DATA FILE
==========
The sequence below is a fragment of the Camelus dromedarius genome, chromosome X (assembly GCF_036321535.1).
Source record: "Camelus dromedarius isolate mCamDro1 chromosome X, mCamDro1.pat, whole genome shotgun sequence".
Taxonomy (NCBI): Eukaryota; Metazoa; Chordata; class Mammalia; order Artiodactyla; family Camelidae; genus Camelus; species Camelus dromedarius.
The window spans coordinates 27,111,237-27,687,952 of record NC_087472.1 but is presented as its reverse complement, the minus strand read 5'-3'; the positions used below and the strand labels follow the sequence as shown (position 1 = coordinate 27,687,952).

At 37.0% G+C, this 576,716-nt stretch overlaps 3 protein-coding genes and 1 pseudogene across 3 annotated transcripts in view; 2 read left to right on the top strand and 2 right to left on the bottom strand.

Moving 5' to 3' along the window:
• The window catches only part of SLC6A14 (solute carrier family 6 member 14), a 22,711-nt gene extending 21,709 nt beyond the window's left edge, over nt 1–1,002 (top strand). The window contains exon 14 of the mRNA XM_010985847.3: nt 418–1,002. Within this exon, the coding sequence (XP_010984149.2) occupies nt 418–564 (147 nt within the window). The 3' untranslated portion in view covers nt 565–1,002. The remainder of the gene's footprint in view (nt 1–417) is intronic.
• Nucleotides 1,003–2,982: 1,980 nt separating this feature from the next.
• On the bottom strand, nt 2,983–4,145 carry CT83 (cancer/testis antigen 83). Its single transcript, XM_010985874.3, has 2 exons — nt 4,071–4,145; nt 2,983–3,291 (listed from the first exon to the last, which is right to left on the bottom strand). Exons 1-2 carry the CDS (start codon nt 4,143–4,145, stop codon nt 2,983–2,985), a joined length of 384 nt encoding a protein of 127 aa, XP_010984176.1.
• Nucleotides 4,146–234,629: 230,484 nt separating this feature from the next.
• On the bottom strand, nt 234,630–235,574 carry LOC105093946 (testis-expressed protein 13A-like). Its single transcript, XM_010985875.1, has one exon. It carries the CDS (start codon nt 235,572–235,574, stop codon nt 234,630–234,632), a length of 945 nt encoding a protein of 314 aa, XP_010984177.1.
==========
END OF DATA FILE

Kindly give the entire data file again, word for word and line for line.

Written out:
The sequence below is a fragment of the Camelus dromedarius genome, chromosome X (assembly GCF_036321535.1).
Source record: "Camelus dromedarius isolate mCamDro1 chromosome X, mCamDro1.pat, whole genome shotgun sequence".
Taxonomy (NCBI): Eukaryota; Metazoa; Chordata; class Mammalia; order Artiodactyla; family Camelidae; genus Camelus; species Camelus dromedarius.
The window spans coordinates 27,111,237-27,687,952 of record NC_087472.1 but is presented as its reverse complement, the minus strand read 5'-3'; the positions used below and the strand labels follow the sequence as shown (position 1 = coordinate 27,687,952).

At 37.0% G+C, this 576,716-nt stretch overlaps 3 protein-coding genes and 1 pseudogene across 3 annotated transcripts in view; 2 read left to right on the top strand and 2 right to left on the bottom strand.

Moving 5' to 3' along the window:
• The window catches only part of SLC6A14 (solute carrier family 6 member 14), a 22,711-nt gene extending 21,709 nt beyond the window's left edge, over nt 1–1,002 (top strand). The window contains exon 14 of the mRNA XM_010985847.3: nt 418–1,002. Within this exon, the coding sequence (XP_010984149.2) occupies nt 418–564 (147 nt within the window). The 3' untranslated portion in view covers nt 565–1,002. The remainder of the gene's footprint in view (nt 1–417) is intronic.
• Nucleotides 1,003–2,982: 1,980 nt separating this feature from the next.
• On the bottom strand, nt 2,983–4,145 carry CT83 (cancer/testis antigen 83). Its single transcript, XM_010985874.3, has 2 exons — nt 4,071–4,145; nt 2,983–3,291 (listed from the first exon to the last, which is right to left on the bottom strand). Exons 1-2 carry the CDS (start codon nt 4,143–4,145, stop codon nt 2,983–2,985), a joined length of 384 nt encoding a protein of 127 aa, XP_010984176.1.
• Nucleotides 4,146–234,629: 230,484 nt separating this feature from the next.
• On the bottom strand, nt 234,630–235,574 carry LOC105093946 (testis-expressed protein 13A-like). Its single transcript, XM_010985875.1, has one exon. It carries the CDS (start codon nt 235,572–235,574, stop codon nt 234,630–234,632), a length of 945 nt encoding a protein of 314 aa, XP_010984177.1.